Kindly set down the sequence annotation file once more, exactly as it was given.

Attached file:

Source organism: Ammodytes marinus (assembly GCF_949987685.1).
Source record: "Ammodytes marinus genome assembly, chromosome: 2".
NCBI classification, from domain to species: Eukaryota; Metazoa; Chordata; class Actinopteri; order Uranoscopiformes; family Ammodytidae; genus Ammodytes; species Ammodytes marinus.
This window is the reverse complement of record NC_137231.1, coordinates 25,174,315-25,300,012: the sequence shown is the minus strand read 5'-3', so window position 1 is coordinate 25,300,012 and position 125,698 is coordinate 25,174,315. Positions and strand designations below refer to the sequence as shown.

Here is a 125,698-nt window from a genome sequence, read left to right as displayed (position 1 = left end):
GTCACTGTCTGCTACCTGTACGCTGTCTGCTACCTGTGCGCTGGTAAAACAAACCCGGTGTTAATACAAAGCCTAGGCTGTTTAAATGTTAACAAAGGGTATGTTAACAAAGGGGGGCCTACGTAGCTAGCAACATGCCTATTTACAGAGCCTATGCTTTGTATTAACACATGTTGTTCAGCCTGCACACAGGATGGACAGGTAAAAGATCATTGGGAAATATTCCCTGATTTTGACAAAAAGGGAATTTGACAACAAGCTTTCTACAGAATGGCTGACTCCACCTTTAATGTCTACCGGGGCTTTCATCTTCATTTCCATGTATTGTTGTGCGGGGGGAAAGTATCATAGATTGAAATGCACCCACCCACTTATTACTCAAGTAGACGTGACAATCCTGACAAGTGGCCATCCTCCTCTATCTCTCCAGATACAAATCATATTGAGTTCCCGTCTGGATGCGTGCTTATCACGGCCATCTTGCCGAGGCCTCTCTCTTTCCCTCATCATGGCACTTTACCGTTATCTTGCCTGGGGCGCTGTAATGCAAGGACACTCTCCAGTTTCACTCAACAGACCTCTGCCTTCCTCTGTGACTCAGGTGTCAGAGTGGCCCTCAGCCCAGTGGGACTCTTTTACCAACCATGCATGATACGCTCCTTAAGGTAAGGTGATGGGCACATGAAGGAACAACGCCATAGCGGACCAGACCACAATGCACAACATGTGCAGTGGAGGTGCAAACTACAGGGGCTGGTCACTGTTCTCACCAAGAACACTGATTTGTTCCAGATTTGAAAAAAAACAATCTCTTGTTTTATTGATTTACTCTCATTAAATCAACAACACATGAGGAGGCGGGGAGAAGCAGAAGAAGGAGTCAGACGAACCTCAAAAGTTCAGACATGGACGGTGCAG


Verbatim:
Source organism: Ammodytes marinus (assembly GCF_949987685.1).
Source record: "Ammodytes marinus genome assembly, chromosome: 2".
NCBI classification, from domain to species: Eukaryota; Metazoa; Chordata; class Actinopteri; order Uranoscopiformes; family Ammodytidae; genus Ammodytes; species Ammodytes marinus.
This window is the reverse complement of record NC_137231.1, coordinates 25,174,315-25,300,012: the sequence shown is the minus strand read 5'-3', so window position 1 is coordinate 25,300,012 and position 125,698 is coordinate 25,174,315. Positions and strand designations below refer to the sequence as shown.

Here is a 125,698-nt window from a genome sequence, read left to right as displayed (position 1 = left end):
GTCACTGTCTGCTACCTGTACGCTGTCTGCTACCTGTGCGCTGGTAAAACAAACCCGGTGTTAATACAAAGCCTAGGCTGTTTAAATGTTAACAAAGGGTATGTTAACAAAGGGGGGCCTACGTAGCTAGCAACATGCCTATTTACAGAGCCTATGCTTTGTATTAACACATGTTGTTCAGCCTGCACACAGGATGGACAGGTAAAAGATCATTGGGAAATATTCCCTGATTTTGACAAAAAGGGAATTTGACAACAAGCTTTCTACAGAATGGCTGACTCCACCTTTAATGTCTACCGGGGCTTTCATCTTCATTTCCATGTATTGTTGTGCGGGGGGAAAGTATCATAGATTGAAATGCACCCACCCACTTATTACTCAAGTAGACGTGACAATCCTGACAAGTGGCCATCCTCCTCTATCTCTCCAGATACAAATCATATTGAGTTCCCGTCTGGATGCGTGCTTATCACGGCCATCTTGCCGAGGCCTCTCTCTTTCCCTCATCATGGCACTTTACCGTTATCTTGCCTGGGGCGCTGTAATGCAAGGACACTCTCCAGTTTCACTCAACAGACCTCTGCCTTCCTCTGTGACTCAGGTGTCAGAGTGGCCCTCAGCCCAGTGGGACTCTTTTACCAACCATGCATGATACGCTCCTTAAGGTAAGGTGATGGGCACATGAAGGAACAACGCCATAGCGGACCAGACCACAATGCACAACATGTGCAGTGGAGGTGCAAACTACAGGGGCTGGTCACTGTTCTCACCAAGAACACTGATTTGTTCCAGATTTGAAAAAAAACAATCTCTTGTTTTATTGATTTACTCTCATTAAATCAACAACACATGAGGAGGCGGGGAGAAGCAGAAGAAGGAGTCAGACGAACCTCAAAAGTTCAGACATGGACGGTGCAG